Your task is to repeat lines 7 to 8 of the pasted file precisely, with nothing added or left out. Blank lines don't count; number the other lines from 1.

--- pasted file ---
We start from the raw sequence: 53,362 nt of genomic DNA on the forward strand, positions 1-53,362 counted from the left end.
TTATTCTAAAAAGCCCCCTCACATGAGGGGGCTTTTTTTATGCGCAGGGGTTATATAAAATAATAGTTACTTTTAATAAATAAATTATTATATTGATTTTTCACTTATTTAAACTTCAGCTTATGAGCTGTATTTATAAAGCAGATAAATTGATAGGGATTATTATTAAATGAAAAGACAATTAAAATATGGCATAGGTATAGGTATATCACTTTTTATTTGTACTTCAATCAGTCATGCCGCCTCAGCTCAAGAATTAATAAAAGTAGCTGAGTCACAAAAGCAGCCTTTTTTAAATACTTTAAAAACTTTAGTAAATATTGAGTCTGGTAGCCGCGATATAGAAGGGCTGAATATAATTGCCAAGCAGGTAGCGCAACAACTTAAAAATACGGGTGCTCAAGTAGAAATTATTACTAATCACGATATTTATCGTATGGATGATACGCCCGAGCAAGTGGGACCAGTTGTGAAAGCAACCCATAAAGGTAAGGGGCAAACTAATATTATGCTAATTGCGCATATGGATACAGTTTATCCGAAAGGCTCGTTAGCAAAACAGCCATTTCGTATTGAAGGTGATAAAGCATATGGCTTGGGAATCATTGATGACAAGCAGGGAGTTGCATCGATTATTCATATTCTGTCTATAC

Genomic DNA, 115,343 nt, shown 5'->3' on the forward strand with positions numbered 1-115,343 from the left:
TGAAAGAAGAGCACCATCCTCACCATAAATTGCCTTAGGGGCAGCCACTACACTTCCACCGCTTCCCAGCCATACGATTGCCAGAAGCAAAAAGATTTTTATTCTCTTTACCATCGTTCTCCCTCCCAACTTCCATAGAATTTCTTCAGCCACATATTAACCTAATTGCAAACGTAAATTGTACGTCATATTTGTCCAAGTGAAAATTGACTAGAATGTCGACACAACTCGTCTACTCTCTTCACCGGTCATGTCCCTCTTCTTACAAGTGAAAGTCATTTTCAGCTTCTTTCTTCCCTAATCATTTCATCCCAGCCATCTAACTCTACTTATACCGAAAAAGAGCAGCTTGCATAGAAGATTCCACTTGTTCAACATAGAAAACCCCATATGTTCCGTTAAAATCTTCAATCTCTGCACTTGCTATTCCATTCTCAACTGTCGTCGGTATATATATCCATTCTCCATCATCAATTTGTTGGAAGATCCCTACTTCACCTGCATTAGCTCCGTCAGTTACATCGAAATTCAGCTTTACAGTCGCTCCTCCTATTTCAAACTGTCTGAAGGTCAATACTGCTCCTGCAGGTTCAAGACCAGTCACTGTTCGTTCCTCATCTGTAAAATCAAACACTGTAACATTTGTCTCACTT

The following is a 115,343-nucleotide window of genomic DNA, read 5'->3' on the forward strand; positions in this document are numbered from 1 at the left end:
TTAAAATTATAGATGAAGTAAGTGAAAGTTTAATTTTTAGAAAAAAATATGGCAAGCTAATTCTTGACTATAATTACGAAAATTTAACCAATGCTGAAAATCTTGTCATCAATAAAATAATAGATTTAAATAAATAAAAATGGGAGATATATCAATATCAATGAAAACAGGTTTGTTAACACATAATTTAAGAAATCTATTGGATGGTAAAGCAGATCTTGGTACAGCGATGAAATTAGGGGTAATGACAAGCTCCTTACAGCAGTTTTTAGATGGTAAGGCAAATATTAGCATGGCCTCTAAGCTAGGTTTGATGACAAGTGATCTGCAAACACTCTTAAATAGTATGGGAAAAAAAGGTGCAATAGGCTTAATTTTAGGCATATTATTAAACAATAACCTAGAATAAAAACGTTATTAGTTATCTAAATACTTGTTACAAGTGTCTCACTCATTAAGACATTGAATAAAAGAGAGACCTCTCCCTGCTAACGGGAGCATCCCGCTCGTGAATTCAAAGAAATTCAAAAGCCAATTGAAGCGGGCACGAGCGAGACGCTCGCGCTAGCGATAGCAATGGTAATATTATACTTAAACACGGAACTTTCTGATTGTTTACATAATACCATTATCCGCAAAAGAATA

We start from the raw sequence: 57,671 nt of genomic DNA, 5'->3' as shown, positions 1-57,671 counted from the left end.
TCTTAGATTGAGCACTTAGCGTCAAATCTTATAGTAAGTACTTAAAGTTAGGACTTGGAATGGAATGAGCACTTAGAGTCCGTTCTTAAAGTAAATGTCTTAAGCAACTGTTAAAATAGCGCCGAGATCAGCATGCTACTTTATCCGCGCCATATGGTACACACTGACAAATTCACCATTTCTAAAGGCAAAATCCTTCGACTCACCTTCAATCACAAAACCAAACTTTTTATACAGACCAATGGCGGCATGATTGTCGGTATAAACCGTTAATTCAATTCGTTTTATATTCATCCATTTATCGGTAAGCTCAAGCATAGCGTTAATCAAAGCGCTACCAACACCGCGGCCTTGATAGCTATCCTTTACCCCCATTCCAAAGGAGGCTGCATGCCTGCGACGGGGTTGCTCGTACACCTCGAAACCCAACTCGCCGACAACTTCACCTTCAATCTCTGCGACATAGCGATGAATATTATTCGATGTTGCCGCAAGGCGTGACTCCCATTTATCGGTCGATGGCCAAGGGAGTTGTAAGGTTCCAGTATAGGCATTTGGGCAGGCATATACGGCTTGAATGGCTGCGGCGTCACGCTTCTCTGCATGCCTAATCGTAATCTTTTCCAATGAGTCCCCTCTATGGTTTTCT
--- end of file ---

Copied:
We start from the raw sequence: 57,671 nt of genomic DNA, 5'->3' as shown, positions 1-57,671 counted from the left end.
TCTTAGATTGAGCACTTAGCGTCAAATCTTATAGTAAGTACTTAAAGTTAGGACTTGGAATGGAATGAGCACTTAGAGTCCGTTCTTAAAGTAAATGTCTTAAGCAACTGTTAAAATAGCGCCGAGATCAGCATGCTACTTTATCCGCGCCATATGGTACACACTGACAAATTCACCATTTCTAAAGGCAAAATCCTTCGACTCACCTTCAATCACAAAACCAAACTTTTTATACAGACCAATGGCGGCATGATTGTCGGTATAAACCGTTAATTCAATTCGTTTTATATTCATCCATTTATCGGTAAGCTCAAGCATAGCGTTAATCAAAGCGCTACCAACACCGCGGCCTTGATAGCTATCCTTTACCCCCATTCCAAAGGAGGCTGCATGCCTGCGACGGGGTTGCTCGTACACCTCGAAACCCAACTCGCCGACAACTTCACCTTCAATCTCTGCGACATAGCGATGAATATTATTCGATGTTGCCGCAAGGCGTGACTCCCATTTATCGGTCGATGGCCAAGGGAGTTGTAAGGTTCCAGTATAGGCATTTGGGCAGGCATATACGGCTTGAATGGCTGCGGCGTCACGCTTCTCTGCATGCCTAATCGTAATCTTTTCCAATGAGTCCCCTCTATGGTTTTCT